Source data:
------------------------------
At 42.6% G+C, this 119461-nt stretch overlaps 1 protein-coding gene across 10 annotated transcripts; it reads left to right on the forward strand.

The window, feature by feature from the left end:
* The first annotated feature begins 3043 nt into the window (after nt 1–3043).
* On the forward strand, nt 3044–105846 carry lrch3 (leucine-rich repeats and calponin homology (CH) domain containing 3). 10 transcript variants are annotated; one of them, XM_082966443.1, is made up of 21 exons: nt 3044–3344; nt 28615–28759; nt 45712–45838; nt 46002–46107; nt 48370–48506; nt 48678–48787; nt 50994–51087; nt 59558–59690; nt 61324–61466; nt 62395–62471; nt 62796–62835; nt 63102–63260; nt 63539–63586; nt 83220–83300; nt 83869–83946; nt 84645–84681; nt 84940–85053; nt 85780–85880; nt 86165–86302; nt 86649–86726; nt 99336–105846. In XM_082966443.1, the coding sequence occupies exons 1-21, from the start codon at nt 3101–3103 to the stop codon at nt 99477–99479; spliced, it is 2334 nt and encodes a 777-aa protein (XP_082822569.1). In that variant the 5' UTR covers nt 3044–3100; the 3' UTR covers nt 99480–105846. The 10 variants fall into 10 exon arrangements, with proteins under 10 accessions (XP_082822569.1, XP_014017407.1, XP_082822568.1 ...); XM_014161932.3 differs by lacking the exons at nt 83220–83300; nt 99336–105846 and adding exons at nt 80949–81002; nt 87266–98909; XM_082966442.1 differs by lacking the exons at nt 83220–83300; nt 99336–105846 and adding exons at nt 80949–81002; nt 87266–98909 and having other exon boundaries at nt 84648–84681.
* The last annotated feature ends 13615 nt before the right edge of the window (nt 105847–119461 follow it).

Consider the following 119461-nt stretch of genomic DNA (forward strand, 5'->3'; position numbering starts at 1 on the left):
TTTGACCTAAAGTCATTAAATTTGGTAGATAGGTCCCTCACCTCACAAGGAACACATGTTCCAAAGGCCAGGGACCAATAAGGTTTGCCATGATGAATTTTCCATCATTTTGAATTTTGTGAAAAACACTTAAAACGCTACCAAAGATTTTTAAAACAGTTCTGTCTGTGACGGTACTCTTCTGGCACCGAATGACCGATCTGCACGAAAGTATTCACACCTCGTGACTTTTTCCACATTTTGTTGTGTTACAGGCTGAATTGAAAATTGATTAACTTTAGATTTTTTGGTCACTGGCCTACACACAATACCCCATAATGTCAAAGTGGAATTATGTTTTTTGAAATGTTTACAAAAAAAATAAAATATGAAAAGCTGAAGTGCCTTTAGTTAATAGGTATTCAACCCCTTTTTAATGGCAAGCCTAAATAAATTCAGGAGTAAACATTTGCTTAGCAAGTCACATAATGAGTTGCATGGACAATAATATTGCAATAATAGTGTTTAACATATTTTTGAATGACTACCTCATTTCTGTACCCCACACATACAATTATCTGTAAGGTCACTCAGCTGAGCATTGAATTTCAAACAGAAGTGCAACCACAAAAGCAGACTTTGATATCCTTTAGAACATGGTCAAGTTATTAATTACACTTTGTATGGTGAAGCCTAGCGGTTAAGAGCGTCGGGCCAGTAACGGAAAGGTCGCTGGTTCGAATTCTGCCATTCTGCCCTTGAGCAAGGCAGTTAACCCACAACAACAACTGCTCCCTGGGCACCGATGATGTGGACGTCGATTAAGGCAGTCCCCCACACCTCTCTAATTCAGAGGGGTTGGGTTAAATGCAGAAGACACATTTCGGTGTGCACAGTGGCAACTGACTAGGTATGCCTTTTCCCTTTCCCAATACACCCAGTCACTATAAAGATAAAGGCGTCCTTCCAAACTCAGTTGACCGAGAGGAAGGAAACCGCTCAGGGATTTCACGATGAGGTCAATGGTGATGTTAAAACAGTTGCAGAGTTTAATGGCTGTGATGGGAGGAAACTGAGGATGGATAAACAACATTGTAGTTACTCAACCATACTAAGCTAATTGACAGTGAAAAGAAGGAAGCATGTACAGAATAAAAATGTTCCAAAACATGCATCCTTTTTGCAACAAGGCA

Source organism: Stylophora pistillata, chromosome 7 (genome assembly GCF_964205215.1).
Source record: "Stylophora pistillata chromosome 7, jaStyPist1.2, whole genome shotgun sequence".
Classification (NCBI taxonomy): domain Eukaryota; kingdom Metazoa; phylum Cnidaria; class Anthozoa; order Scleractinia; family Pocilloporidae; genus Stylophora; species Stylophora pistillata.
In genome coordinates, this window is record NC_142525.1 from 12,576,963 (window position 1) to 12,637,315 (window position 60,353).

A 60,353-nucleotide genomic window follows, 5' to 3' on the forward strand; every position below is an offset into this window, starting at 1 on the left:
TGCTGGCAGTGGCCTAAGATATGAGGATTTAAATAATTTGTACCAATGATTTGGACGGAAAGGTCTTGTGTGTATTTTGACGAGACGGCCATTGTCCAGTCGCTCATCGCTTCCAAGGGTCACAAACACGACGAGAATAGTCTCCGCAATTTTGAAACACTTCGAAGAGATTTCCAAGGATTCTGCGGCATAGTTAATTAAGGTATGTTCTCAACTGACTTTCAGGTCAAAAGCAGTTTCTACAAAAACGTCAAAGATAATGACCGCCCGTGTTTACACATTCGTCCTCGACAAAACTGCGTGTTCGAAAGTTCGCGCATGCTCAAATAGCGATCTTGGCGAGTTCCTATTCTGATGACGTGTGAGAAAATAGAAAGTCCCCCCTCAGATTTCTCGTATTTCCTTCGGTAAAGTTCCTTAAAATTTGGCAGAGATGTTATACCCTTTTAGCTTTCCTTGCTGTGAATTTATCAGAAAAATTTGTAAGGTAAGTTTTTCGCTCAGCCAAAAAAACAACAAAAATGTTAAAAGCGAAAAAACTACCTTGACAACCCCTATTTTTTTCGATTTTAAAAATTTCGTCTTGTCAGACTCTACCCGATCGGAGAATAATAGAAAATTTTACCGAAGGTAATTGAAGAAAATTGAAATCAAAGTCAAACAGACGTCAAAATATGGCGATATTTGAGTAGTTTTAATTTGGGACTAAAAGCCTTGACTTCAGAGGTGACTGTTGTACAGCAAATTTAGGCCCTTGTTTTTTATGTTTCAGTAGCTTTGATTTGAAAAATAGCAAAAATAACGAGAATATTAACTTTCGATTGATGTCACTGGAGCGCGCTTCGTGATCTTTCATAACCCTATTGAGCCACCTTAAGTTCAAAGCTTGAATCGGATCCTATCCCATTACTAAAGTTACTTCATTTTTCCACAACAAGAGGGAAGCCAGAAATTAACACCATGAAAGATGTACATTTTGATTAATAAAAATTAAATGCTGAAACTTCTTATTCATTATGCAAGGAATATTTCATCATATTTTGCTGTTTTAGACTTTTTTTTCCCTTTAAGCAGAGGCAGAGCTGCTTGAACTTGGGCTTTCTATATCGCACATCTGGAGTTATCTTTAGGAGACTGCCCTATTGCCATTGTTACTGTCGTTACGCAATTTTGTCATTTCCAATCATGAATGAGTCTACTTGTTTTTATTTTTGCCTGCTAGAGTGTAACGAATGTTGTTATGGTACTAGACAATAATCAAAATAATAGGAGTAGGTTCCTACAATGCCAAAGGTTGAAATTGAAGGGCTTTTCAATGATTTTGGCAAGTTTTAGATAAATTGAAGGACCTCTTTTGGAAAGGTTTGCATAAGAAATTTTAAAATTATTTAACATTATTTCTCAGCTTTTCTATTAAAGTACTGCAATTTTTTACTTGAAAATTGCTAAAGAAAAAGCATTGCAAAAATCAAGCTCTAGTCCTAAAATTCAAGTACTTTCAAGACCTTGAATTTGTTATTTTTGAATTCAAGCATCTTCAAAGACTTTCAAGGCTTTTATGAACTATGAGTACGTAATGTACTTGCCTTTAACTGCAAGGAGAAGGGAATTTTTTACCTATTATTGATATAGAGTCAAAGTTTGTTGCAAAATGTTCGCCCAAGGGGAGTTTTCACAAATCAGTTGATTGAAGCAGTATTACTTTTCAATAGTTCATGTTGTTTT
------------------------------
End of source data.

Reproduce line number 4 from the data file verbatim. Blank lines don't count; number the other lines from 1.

* On the forward strand, nt 3044–105846 carry lrch3 (leucine-rich repeats and calponin homology (CH) domain containing 3). 10 transcript variants are annotated; one of them, XM_082966443.1, is made up of 21 exons: nt 3044–3344; nt 28615–28759; nt 45712–45838; nt 46002–46107; nt 48370–48506; nt 48678–48787; nt 50994–51087; nt 59558–59690; nt 61324–61466; nt 62395–62471; nt 62796–62835; nt 63102–63260; nt 63539–63586; nt 83220–83300; nt 83869–83946; nt 84645–84681; nt 84940–85053; nt 85780–85880; nt 86165–86302; nt 86649–86726; nt 99336–105846. In XM_082966443.1, the coding sequence occupies exons 1-21, from the start codon at nt 3101–3103 to the stop codon at nt 99477–99479; spliced, it is 2334 nt and encodes a 777-aa protein (XP_082822569.1). In that variant the 5' UTR covers nt 3044–3100; the 3' UTR covers nt 99480–105846. The 10 variants fall into 10 exon arrangements, with proteins under 10 accessions (XP_082822569.1, XP_014017407.1, XP_082822568.1 ...); XM_014161932.3 differs by lacking the exons at nt 83220–83300; nt 99336–105846 and adding exons at nt 80949–81002; nt 87266–98909; XM_082966442.1 differs by lacking the exons at nt 83220–83300; nt 99336–105846 and adding exons at nt 80949–81002; nt 87266–98909 and having other exon boundaries at nt 84648–84681.